Anyhow, the book shows that there were heaps of smart people working in difficult areas on difficult problems (which makes the Obama administration less stupid than the Bush folks).  However, egos seemed to drive some things, like the conflicts between Richard Holbrooke and every person not named Hilary Clinton. RC tends to assert that Holbrooke might have been successful if not for the opposition from the rest of the government.  I find this to be not particularly credible.  Would the Taliban have agreed to a settlement in 2009 if the US had supported Holbrooke's efforts? No evidence for that.  Would the Taliban have kept its word?  Lots evidence against that.  Would Karzai have supported a real agreement that would have cost him some power?  Lots of evidence against that.  So, yes, Holbrooke faced heaps of in-fighting at home, but would it have made a difference if he was Secretary of State and had his way?  Almost certainly not.

The book does a great job of showing the Marines in Helmand and how they went about their business.  This is a central point to the book-- that the first increase in troops that Obama sent (pre-surge surge) were wasted in the poppy fields of Helmand rather than pop-centric Kandahar.  This is absolutely right, although his explanation sounds just wrong to me.  That is, the Marines went to Helmand and not Kandahar for two reassons RC avers: the Marines do not play well with others so they wanted their own hunk of territory, and the US was not willing to bruise Canadian feelings by asking them to take a smaller role in what had become the Canadian zone of Afghanistan.  I buy the first part somewhat (although civilian control the military should mean that the troops go where the strategy requires--more on that below).

The second is just silly.  It is clear that RC either did not talk to any Canadians or does not remember what they might have said.  The story takes place in 2009, but in 2008, Canada went through a process to extend the mission to 2011--the Manley Panel--where more troops from elsewhere were an explicit condition for extension.  Yes, getting more help than just a battalion (which is what the Canadians initially got from the US) would have probably meant giving up the lead in Kandahar (thanks to Andrew Exum for pointing this out to me).  And???  By 2009, Prime Minister Stephen Harper was already letting go of Afghanistan and looking to get out.  The Canadian Forces might have been mildly upset at having to take a supporting position to the US's lead, but that happened in 2010-2011 anyway.  With more Americans in Kandahar, the flow of body bags back to Canada slowed down quite significant.  Finally, the Canadian Forces had the ability to have a lasting effect because they could stick around in the same spot rather than just running in and out when the alarm bell rang.

So, RC bought whatever the American general might have reported to him in this instance, but RC should have asked some Canadians (he did hang out with some of the CA diplomats so he could have asked).  If the US officers really believed this, then I am shocked that the system broken down--that if they had staffed the deployment decision properly, a Joint Staff officer (plus State Dept folks) would have contacted the Defense Attache in the US Embassy in Ottawa and been able to tell the folks planning the surge that the Canadians would not have minded a smaller role in Kandahar in 2009/2010 especially since that is what they had in late 2010 and thru the end of the mission.  In sum, I agree that sending the Marines to Helmand made little sense in pop-centric strategy and ran against Obama's intent, but I don't buy the "we didn't want to upset the Canadians" explanation.  I do buy the bureaucratic politics account--that the Marines wanted to control the Marines and did not want to work in a multilateral headquarters with other folks ordering them around.  But that raises other questions I get to at the conclusion of this already massive post.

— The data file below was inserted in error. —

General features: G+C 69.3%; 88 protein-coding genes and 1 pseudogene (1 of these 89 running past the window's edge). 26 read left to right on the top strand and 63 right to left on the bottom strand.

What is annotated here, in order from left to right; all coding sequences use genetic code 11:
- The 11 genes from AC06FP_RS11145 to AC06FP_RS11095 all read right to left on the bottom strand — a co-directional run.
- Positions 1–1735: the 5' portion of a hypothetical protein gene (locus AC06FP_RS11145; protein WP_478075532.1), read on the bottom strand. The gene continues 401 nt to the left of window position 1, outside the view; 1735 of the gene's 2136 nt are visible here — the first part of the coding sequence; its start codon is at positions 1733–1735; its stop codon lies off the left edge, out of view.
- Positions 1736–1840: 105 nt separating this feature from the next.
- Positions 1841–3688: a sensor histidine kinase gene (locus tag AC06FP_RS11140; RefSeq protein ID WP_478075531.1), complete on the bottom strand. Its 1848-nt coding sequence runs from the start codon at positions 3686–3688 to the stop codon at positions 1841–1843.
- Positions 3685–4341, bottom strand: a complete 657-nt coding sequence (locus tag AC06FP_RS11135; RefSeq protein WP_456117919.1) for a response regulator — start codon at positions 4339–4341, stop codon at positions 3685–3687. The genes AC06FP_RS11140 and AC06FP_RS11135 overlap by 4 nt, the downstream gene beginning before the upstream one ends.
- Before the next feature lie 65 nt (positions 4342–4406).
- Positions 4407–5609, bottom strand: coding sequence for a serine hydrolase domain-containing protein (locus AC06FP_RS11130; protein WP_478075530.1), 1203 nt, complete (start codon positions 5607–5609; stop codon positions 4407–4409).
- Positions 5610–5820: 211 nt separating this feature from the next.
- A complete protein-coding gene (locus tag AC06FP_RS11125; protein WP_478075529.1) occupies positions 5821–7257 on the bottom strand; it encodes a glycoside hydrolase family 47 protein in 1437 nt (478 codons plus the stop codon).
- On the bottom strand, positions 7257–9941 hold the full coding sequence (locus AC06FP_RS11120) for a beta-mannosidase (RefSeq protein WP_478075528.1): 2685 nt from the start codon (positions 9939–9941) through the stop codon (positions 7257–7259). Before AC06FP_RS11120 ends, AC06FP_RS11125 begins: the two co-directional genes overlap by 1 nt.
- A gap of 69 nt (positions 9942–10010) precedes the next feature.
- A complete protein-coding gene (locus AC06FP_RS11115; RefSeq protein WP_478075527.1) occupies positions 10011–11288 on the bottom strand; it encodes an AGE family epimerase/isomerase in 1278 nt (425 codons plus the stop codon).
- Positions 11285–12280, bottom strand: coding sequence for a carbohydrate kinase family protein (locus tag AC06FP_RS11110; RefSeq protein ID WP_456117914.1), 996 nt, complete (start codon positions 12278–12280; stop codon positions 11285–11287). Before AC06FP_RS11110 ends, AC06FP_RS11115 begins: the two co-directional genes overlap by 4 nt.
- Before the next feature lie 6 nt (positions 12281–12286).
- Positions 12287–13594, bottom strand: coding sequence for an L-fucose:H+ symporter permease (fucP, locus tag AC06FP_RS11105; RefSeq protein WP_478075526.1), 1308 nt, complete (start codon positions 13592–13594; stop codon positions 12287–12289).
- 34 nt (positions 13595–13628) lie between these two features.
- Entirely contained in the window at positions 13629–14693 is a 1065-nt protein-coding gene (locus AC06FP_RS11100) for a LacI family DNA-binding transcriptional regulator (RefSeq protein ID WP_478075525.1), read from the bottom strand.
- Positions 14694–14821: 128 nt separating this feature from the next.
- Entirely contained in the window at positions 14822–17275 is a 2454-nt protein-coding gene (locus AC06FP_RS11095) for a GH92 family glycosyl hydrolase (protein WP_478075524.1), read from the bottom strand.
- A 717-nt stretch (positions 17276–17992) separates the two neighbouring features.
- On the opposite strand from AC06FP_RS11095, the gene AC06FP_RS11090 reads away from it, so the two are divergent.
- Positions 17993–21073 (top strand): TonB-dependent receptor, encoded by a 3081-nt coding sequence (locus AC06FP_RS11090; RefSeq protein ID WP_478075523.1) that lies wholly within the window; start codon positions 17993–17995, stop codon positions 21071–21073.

The book does a nice job of showing how different American commanders put their own imprint on the mission, so policy/strategy varied from spot to spot and changing with every rotation.  The US, as a big machine, does not have everyone playing from the same playbook.  But it is not sure how much that matters, as RC does a great job of showing that the Marines in one spot, an Army unit more versed in COIN in a second, and an Army unit with little patience with COIN in a third, more or less got the same kinds of outcomes--lousy ones.  That they could with enough force and persistence create spots of order, but none of it was lasting because the US could not deliver the economic/governance stuff particularly since the Afghan government had its own agendas.

Ah, there is the rub.  The Afghans have agency (the theme of the Spew today).  The US could not get Karzai to focus on building institutions (such as respecting electoral ones), that accountability had little to do with good governance by district and provincial governors, and that the Afghans could reasonably consider the foreigners to be temporary, whether Obama pledged 2011/2014 or not.  Indeed, that is a huge contradiction in this and many other works on Afghanistan--arguing that the locals had limited patience for foreigners hanging around but also criticized the clearly temporary nature of the mission.